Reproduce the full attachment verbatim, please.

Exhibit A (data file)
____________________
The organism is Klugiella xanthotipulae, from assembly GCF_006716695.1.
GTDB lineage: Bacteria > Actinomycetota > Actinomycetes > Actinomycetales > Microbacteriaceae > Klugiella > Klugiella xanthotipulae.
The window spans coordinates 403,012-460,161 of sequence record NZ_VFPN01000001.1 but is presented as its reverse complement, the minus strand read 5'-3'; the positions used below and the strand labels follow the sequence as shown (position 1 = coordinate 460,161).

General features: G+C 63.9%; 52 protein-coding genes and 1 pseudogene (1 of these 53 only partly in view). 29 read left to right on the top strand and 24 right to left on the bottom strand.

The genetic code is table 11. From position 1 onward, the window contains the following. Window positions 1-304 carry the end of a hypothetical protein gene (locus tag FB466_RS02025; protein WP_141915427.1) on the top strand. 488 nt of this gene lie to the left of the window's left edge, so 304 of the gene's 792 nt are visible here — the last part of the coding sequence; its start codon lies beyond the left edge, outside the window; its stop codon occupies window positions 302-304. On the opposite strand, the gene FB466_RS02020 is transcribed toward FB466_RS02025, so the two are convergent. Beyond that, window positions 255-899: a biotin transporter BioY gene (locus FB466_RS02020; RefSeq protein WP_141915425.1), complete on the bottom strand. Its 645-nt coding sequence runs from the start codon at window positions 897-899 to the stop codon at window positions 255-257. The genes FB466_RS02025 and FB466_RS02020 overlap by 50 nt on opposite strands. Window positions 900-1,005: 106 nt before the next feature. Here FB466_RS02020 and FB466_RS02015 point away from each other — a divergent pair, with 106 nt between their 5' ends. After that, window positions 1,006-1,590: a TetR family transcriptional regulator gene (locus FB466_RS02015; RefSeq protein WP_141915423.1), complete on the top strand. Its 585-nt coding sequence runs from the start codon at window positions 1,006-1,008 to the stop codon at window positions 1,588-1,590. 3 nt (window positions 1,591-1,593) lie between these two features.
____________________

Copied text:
The organism is Klugiella xanthotipulae, from assembly GCF_006716695.1.
GTDB lineage: Bacteria > Actinomycetota > Actinomycetes > Actinomycetales > Microbacteriaceae > Klugiella > Klugiella xanthotipulae.
The window spans coordinates 403,012-460,161 of sequence record NZ_VFPN01000001.1 but is presented as its reverse complement, the minus strand read 5'-3'; the positions used below and the strand labels follow the sequence as shown (position 1 = coordinate 460,161).

General features: G+C 63.9%; 52 protein-coding genes and 1 pseudogene (1 of these 53 only partly in view). 29 read left to right on the top strand and 24 right to left on the bottom strand.

The genetic code is table 11. From position 1 onward, the window contains the following. Window positions 1-304 carry the end of a hypothetical protein gene (locus tag FB466_RS02025; protein WP_141915427.1) on the top strand. 488 nt of this gene lie to the left of the window's left edge, so 304 of the gene's 792 nt are visible here — the last part of the coding sequence; its start codon lies beyond the left edge, outside the window; its stop codon occupies window positions 302-304. On the opposite strand, the gene FB466_RS02020 is transcribed toward FB466_RS02025, so the two are convergent. Beyond that, window positions 255-899: a biotin transporter BioY gene (locus FB466_RS02020; RefSeq protein WP_141915425.1), complete on the bottom strand. Its 645-nt coding sequence runs from the start codon at window positions 897-899 to the stop codon at window positions 255-257. The genes FB466_RS02025 and FB466_RS02020 overlap by 50 nt on opposite strands. Window positions 900-1,005: 106 nt before the next feature. Here FB466_RS02020 and FB466_RS02015 point away from each other — a divergent pair, with 106 nt between their 5' ends. After that, window positions 1,006-1,590: a TetR family transcriptional regulator gene (locus FB466_RS02015; RefSeq protein WP_141915423.1), complete on the top strand. Its 585-nt coding sequence runs from the start codon at window positions 1,006-1,008 to the stop codon at window positions 1,588-1,590. 3 nt (window positions 1,591-1,593) lie between these two features.